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rc.local doesnt seem to run in 38-xfce, do i need to enable qubes feature or anything?

running sh /rw/config/rc.local manually as root starts the tunnel. i am confused

what do you have in mind?
Take a look at the snippet of my post:

This means that you need to add the command that starts the tunnel to the text file /rw/config/rc.local. The entry that starts the tunnel has the following syntax:
sudo wg-quick up /home/user/config.conf

After adding the above entry to the rc.local file, simply type the command in the console:
sh /rw/config/rc.local
instead of the command
sudo wg-quick up /home/user/config.conf

Let me explain this in another independent way.
After executing the command:
sh /rw/config/rc.local
the system will read the contents of the file and then try to execute the command.


  1. you type the command sh /rw/config/rc.local
  2. the system opens the file /rw/config/rc.local
  3. the system reads the command written in the file:
    sudo wg-quick up /home/user/config.conf
    and then executes it as root (root privilege is given by the sudo command)

yes its inside the rc.local file but when rebooting the vm the connection isnt up. as if the rc.local file wasnt executed. pushing it manually works. the file has he needed permissions, so now i wonder if i need to enable some service or qvm-features .

you could add something like this in your rc.local file: touch /tmp/boot_$(date +%s) to see if a file starting by boot_ is created in /tmp/ upon boot.

rc.local SHOULD just work all the time

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the /tmp/boot_ touch worked

here is journalctl:

Oct 01 21:47:24 wiredora misc-post.sh[1239]: wg-quick: `/home/user/config.conf' does not exist

maybe /home isnt mounted when rc.local is called? i tried to sleep 15 same result.


wg-quick up /rw/config/config.conf

worked… dont know what the vm hates about /home…

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I’m having the same issue on fedora xfce. I can execute sh rc.local after vm has started but it never runs automatically at start.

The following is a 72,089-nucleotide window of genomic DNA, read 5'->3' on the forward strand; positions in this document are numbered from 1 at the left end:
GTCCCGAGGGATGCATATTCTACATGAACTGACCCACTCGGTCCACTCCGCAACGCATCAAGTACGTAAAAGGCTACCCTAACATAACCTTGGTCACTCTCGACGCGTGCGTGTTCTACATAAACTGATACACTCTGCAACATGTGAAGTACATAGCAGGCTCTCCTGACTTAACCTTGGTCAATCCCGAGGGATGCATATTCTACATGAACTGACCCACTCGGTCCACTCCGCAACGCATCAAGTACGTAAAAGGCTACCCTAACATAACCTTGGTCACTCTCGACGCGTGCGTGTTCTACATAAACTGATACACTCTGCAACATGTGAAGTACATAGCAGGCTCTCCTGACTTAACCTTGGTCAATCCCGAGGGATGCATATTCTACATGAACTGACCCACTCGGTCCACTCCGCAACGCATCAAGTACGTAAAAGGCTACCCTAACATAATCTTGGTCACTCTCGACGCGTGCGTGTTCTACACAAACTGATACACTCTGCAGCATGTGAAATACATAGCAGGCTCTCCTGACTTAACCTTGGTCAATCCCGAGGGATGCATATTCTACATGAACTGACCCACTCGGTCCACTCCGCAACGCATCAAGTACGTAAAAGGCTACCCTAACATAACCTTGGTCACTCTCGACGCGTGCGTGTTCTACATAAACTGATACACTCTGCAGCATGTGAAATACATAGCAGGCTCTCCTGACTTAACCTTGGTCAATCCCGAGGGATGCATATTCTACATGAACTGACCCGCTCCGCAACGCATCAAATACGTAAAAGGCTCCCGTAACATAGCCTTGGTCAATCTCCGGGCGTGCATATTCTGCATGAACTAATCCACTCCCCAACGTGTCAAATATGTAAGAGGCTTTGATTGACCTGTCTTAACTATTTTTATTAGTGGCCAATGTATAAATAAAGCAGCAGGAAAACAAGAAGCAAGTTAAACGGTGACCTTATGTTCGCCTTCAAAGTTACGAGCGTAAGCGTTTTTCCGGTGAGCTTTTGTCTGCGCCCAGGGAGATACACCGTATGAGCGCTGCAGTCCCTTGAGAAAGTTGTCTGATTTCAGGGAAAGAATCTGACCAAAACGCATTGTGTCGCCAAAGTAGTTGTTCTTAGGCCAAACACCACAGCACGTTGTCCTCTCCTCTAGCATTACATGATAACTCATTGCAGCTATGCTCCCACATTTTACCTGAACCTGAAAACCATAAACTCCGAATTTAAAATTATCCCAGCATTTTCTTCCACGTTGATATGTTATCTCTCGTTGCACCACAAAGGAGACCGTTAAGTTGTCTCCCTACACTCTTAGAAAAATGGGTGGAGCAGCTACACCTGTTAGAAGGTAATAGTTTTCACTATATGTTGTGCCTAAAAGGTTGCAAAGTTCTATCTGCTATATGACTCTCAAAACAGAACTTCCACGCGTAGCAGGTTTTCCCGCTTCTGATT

putting the config file in /rw/config does not solve the issue for me.

any Idea if there was something else you did to make it work?

Is this in 4.2 or 4.1?

I’m running 4.2 RC3 using fedora 38 xfce

Perhaps a clue is when I try to run this while in the working directory of the config file

wg-quick up config.conf

I get

wg-quick: `/etc/wireguard/config.conf.conf' does not exist

looks like an extra extension is added somewhere.

I get no such error when specifying the absolute path of the config file and wire guard start’s up fine then.

Ah, well, I don’t have 4.2 (yet) so I cannot try to reproduce the behavior.

Wireguard looks by default in /etc/wireguard, and if you run the command as you did, it expects you to specify an interface name, like wg-quick up wgvpn0 which will use a configuration file /etc/wireguard/wgvpn0.conf

If you specify a path, then the automatic append of “.conf” does not happen. This is explained in the manual page for wg-quick(8) .

Thanks for the explanation @barto. I’ll take a look at the man page.

I’m having the same problem on qubes 4.2 with the standard none xfce fedora 38 too.


I got it to work though I’m unsure of the security implications of the solution I found.

I found when I disable SELinux temporarily in rc.local I can run the wg-quick up command successfully. Then I can also enable SELinux afterword. I’ve added this to my rc.local

setenforce 0

wg-quick up /rw/config/config.conf

setenforce 1

Ugh… selinux is enforcing in 4.2! If you want to avoid the temporary removal of the enforcing selinux state (you don’t know what else is going on at the same time…) you can check the attributes of a file in /etc/wireguard and apply the same to your config file in /rw/something or /home/something.